Field Marshal von Reichenau with Hitler in Russia during Barbarossa.

The children were brought along in a tractor. I had nothing to do with this technical procedure. The Ukrainians were standing around trembling. The children were taken down from the tractor. They were lined up along the top of the grave and shot so that they fell into it.




Tobruk patrol caught out in the open

Australian troops return from a patrol outside the Tobruk perimeter, August 1941.

Our shells fell close to them, but on they came, and soon I had to tell the artillery to stop firing as the shells were beginning to land close to our mound. The two Aussie privates were itching to open fire, and I had a difficult time restraining them. Then the enemy party split up into four groups and surrounded the mound.




Surprise attack by the Waffen-SS

A German anti tank rifle on the Russian front during the summer of 1941.

We followed a country lane alongside the Dnepr up to the city and overran a Russian company building a roadblock in the outskirts. Out of sheer fright the Soviets forgot to exchange their shovels for weapons. Modern high-rises rose in front of us. Enemy machine-gun fire ripped up the earth around us. The struggle for Cherson had begun.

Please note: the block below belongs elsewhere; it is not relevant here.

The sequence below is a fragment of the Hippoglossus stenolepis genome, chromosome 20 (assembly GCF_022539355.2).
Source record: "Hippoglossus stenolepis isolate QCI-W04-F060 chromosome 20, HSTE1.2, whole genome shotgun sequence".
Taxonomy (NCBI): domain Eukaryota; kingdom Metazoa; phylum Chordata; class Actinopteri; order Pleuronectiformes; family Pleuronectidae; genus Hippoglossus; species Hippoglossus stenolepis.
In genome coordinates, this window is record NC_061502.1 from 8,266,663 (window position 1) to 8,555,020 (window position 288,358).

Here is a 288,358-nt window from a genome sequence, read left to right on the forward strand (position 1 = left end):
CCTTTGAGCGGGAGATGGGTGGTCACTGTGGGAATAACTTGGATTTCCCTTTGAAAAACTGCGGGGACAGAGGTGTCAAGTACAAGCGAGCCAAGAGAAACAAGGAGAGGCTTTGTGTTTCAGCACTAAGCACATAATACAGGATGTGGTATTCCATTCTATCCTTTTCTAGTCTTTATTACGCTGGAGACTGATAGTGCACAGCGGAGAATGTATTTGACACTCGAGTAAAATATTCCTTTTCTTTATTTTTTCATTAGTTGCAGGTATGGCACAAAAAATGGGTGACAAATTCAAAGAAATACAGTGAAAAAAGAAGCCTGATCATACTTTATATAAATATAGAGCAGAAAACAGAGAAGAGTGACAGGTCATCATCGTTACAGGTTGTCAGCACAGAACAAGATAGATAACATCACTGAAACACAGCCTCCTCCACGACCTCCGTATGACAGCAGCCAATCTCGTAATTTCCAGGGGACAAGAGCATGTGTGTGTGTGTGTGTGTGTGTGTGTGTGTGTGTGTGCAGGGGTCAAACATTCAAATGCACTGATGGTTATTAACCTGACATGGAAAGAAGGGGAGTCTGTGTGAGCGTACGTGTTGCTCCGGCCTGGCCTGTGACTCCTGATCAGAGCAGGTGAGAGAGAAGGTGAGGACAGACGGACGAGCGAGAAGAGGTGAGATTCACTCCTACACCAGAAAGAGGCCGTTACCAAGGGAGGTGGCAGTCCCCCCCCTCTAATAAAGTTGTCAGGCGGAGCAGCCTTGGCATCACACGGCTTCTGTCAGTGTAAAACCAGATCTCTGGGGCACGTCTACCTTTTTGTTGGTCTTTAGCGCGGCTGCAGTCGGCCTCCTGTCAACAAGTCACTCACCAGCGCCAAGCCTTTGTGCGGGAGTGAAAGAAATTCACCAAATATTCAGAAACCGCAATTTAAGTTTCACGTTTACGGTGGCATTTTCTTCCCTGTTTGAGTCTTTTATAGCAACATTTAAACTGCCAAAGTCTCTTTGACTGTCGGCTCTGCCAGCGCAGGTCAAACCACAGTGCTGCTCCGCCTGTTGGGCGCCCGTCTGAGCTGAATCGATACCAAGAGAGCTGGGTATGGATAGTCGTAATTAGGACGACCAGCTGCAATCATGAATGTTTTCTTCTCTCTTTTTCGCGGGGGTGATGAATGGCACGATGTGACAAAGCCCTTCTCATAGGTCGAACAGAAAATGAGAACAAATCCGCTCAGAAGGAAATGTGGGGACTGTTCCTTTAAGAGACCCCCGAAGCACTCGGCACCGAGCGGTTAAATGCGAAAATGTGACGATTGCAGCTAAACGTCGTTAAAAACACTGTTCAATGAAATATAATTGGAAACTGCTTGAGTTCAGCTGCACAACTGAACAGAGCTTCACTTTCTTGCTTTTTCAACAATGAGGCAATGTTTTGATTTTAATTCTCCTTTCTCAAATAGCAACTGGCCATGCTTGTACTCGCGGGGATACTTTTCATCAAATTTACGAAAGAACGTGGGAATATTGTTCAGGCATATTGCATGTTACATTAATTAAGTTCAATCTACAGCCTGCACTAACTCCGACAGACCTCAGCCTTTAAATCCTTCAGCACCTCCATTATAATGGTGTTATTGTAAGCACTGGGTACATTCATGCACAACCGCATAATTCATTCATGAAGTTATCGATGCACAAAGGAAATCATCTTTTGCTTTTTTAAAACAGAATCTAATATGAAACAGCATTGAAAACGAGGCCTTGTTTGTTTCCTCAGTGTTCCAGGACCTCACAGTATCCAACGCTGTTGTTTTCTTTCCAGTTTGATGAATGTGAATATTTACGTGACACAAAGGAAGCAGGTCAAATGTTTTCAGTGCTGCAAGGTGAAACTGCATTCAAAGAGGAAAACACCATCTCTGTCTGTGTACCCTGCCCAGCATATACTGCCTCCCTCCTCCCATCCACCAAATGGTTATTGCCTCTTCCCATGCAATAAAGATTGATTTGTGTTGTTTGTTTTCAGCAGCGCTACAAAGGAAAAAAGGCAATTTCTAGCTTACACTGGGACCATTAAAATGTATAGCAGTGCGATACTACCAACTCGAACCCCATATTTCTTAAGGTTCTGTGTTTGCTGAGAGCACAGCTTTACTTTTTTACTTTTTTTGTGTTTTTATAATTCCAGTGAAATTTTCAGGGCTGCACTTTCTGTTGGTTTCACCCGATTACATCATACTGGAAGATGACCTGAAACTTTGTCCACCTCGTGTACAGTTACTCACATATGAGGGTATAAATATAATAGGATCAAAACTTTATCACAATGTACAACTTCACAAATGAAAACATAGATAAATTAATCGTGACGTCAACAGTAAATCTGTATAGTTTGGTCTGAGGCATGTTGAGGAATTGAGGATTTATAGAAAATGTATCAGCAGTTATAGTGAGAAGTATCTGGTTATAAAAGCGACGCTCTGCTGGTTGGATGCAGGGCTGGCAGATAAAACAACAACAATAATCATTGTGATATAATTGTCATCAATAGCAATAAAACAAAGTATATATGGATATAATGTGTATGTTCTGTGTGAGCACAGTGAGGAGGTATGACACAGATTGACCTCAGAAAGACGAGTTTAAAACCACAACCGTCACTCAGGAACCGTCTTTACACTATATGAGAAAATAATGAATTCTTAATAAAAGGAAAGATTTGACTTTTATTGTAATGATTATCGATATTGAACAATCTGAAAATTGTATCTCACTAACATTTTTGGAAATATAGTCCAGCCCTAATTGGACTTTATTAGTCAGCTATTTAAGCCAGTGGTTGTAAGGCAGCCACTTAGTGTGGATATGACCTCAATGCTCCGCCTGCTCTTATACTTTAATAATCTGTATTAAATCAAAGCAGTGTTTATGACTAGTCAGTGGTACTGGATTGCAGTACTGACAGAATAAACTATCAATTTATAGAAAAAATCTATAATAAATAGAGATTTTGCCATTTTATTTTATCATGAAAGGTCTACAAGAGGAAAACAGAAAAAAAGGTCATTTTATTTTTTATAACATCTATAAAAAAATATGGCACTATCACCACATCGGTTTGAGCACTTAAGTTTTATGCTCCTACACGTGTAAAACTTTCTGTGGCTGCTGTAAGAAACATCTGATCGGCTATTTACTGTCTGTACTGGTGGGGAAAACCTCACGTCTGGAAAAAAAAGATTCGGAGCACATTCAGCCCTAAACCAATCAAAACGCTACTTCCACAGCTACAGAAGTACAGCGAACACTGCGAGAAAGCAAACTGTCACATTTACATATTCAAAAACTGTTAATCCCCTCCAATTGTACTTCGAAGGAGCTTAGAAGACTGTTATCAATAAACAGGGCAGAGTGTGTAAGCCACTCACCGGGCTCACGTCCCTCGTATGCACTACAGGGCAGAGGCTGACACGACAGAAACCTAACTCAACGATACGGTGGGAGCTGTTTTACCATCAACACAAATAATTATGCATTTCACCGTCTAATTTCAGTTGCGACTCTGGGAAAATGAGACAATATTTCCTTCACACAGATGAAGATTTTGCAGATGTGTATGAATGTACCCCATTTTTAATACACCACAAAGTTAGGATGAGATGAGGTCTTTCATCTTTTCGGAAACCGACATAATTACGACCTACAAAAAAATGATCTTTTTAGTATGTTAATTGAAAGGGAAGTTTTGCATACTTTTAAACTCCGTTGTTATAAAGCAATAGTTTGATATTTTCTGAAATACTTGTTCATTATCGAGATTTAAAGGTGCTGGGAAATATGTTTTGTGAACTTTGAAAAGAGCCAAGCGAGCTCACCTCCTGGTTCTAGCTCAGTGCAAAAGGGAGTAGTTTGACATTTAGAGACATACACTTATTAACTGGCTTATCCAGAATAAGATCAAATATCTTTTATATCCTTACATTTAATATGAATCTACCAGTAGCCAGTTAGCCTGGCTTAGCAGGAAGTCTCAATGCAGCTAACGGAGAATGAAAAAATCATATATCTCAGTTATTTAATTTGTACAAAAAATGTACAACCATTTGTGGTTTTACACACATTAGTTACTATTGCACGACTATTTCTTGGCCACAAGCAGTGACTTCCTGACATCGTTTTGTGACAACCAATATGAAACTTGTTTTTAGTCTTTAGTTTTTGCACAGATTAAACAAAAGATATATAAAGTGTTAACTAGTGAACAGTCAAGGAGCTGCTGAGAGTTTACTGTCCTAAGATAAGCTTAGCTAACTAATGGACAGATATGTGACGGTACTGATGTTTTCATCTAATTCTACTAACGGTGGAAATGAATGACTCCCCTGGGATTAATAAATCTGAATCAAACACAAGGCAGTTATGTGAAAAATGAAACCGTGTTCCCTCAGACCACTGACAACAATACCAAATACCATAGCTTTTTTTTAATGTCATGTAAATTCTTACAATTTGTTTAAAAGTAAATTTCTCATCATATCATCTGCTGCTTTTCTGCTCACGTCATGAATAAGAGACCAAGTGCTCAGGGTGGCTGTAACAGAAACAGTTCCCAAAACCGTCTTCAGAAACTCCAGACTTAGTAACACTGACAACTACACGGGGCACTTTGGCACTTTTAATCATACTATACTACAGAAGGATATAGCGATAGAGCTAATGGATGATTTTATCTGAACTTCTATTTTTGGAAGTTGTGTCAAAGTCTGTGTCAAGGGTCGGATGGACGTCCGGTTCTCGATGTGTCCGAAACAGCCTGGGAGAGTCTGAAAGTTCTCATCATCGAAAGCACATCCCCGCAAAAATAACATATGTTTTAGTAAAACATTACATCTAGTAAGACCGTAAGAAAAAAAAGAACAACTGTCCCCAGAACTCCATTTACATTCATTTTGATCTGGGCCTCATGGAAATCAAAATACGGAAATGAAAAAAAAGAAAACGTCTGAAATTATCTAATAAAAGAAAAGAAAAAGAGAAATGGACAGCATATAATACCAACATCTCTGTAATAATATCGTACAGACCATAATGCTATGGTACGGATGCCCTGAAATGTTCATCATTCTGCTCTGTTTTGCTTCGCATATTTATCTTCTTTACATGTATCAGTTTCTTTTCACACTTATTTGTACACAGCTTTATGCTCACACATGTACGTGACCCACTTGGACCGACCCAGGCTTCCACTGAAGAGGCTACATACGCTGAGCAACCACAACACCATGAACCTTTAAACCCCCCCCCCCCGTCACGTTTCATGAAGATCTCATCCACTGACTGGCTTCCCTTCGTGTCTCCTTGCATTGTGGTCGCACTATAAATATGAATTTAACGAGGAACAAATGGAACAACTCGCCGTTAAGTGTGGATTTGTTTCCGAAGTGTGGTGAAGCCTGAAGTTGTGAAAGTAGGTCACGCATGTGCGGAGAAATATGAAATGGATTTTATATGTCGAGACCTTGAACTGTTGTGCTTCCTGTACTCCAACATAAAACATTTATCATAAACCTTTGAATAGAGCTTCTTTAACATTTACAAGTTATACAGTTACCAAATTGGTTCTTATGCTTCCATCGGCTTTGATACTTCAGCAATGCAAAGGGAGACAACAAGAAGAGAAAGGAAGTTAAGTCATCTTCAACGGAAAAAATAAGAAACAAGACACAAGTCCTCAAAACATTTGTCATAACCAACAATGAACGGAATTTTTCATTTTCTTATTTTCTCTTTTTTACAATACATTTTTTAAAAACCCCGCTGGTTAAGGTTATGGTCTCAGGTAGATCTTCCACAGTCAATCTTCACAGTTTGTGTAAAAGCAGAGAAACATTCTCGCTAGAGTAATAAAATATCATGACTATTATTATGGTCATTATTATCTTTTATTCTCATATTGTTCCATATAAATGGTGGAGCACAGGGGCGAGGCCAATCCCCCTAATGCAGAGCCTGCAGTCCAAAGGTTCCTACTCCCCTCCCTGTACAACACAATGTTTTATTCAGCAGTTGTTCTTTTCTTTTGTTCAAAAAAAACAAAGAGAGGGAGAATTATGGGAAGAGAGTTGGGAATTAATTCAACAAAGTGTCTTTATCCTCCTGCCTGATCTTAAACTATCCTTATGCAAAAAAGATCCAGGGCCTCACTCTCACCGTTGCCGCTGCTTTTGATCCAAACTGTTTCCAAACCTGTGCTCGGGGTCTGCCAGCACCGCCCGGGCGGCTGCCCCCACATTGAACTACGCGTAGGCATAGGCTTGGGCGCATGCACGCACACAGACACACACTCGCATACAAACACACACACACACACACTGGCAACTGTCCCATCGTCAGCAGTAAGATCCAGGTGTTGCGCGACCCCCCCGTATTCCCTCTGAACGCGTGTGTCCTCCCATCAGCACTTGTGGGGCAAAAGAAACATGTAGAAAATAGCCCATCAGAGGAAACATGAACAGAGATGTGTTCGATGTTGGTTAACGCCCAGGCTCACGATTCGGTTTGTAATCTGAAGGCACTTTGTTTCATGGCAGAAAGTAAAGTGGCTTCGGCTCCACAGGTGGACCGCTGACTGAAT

Torpedoed and adrift in the Atlantic

Longtaker under her former name Sessa. Photo courtesy of Danish Maritime Museum, Elsinore and Uboat .net

We had a sip of water each day and hard biscuits. When the water ran out we caught rainwater. On the seventeenth day all our water went, and our throats were so parched that we could not eat anything. The sea was moderate most of the time, but it was impossible to go right off to sleep. We should have been washed off. When I got to Reykjavik I had my first night’s sleep for three weeks.




First experiences of a German POW camp

Moosberg would later become a transit camp for United States POWs captured in Europe.

We were not left in peace for long and soon heard the now familiar shout of eraus: eraus: schnell: schnell: which mean get out and fast. We were given our gefangenen number and photographed; then we were deloused and all our hair removed. We knew what it felt and looked like to be convicts, but wondered what we had done to deserve the treatment, and how long it would have to last.